Confession time. I’m not much for games on my Mac. Everyone says that PCs are better for games anyway. Unless you’re running Windows on your Mac, then the Mac is decent.
So I hear. Me? I have two games categories. One set of games for my kids to play on their Mac. That gives me time to clean up whatever they did before they starting playing games on the Mac.
The other category of games that I put on my Mac are the free ones, and, frankly, there’s a few, but not many. The Mac is better at games than in years past, thanks to Boot Camp and Intel processors.
The problem is that I’m not better at games than I was in years past. Hey, I’m an adult. I have children, a job, responsibilities. Playing serious games on my Mac would only make the neighbors nervous, and they twitch when I back the car out of the garage.
Games are for the young. Not even the young at heart, which I am. I’m also cheap at heart and that’s where I draw the line. Paying for games.
With great pride and with more than a little trepidation, I’m here to tell you that Frets of Fire is a hot game if you know anything about guitars and have more than four fingers (but spread over two hands) to use on a game you couldn’t master unless you went back in time.
To when you were younger and games mattered.
Frets of Fire is a game of musical skill, which, thanks to a father and mother who understood and shared the benefits of being multilingual and had a full basement where the horns and drums and guitars could play and not drive neighbors insane or cats to commit suicide.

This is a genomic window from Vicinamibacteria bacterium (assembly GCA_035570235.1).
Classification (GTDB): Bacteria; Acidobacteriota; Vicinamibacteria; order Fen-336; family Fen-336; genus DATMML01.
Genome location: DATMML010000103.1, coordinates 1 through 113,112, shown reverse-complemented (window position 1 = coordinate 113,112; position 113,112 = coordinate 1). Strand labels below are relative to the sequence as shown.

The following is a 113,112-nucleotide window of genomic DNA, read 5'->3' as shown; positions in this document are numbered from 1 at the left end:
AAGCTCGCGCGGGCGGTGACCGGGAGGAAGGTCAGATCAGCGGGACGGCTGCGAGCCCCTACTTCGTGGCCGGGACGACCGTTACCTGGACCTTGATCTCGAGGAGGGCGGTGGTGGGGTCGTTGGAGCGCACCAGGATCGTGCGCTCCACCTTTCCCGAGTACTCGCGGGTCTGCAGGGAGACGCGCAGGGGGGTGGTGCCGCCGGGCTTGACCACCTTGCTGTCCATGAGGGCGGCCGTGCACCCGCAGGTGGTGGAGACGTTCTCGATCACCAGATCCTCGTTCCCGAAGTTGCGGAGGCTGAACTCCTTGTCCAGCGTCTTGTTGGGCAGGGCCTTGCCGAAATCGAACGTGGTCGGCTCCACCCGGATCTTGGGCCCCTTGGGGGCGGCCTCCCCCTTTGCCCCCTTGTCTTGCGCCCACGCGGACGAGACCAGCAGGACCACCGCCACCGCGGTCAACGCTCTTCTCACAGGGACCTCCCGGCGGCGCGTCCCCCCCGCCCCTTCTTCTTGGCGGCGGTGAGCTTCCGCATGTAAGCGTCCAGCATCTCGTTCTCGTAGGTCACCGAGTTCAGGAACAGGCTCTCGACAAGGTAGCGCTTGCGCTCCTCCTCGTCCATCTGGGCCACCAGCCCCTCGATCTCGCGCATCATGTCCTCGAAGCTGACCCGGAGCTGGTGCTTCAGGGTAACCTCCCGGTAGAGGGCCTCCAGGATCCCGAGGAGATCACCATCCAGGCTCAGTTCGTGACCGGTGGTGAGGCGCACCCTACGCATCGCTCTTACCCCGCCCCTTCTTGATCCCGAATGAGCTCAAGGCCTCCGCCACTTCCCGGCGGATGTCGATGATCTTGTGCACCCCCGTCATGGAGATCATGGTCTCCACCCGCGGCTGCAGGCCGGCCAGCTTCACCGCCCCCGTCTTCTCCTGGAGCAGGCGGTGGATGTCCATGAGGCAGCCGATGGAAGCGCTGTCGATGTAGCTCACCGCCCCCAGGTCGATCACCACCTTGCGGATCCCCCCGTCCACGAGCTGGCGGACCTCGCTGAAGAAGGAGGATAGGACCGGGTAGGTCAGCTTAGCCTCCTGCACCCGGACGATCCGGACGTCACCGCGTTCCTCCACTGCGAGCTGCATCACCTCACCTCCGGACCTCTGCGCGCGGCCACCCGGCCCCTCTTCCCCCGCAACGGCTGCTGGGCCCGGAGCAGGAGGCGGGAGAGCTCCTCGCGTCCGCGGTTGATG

It’s simple. You play the guitar with your fingers and the Mac’s keyboard. You can play songs from other Frets of Fire users or compose your own with the song editor.
It’ll even import Guitar Hero I and II songs, which is especially important for the younger generation that thinks tattoos and metal hanging from body parts is cool. Oh, and know what Guitar Hero is.
For me it was just plain old fun. I have longer fingers, eight of them, and slightly shorter thumbs which can be used to play a musical instrument or to tell the neighbor’s dog to hit the road or visit the inside of the outside trash compactor.
The real trick with any game, so far as a mommy of three who knows lots of kid games but none you pay money for, is to have a little skill, mixed with some talent, mixed with desire to have fun.
OK, piano lessons and guitar lessons made me a digital diva of sorts, and, somehow or another, sitting down with Frets of Fire made me laugh, cry, try harder, and got my kids to sit down, behave.
All the while they tried to figure out why mommy was laughing and crying at the same time, yet wondered why their Mac didn’t make the same kinds of noise. Uh, music.
Frets of Fire is just fun, despite the fact that it runs on Windows PCs, too, and is open source (free), and only runs on Intel Macs. But it’s fun. And free.
No, there’s no frets. I pretty much guarantee your Mac won’t catch on fire because you’re playing so fast. So, no frets and no fire. With a little work there’s music. And fun. And it’s all free.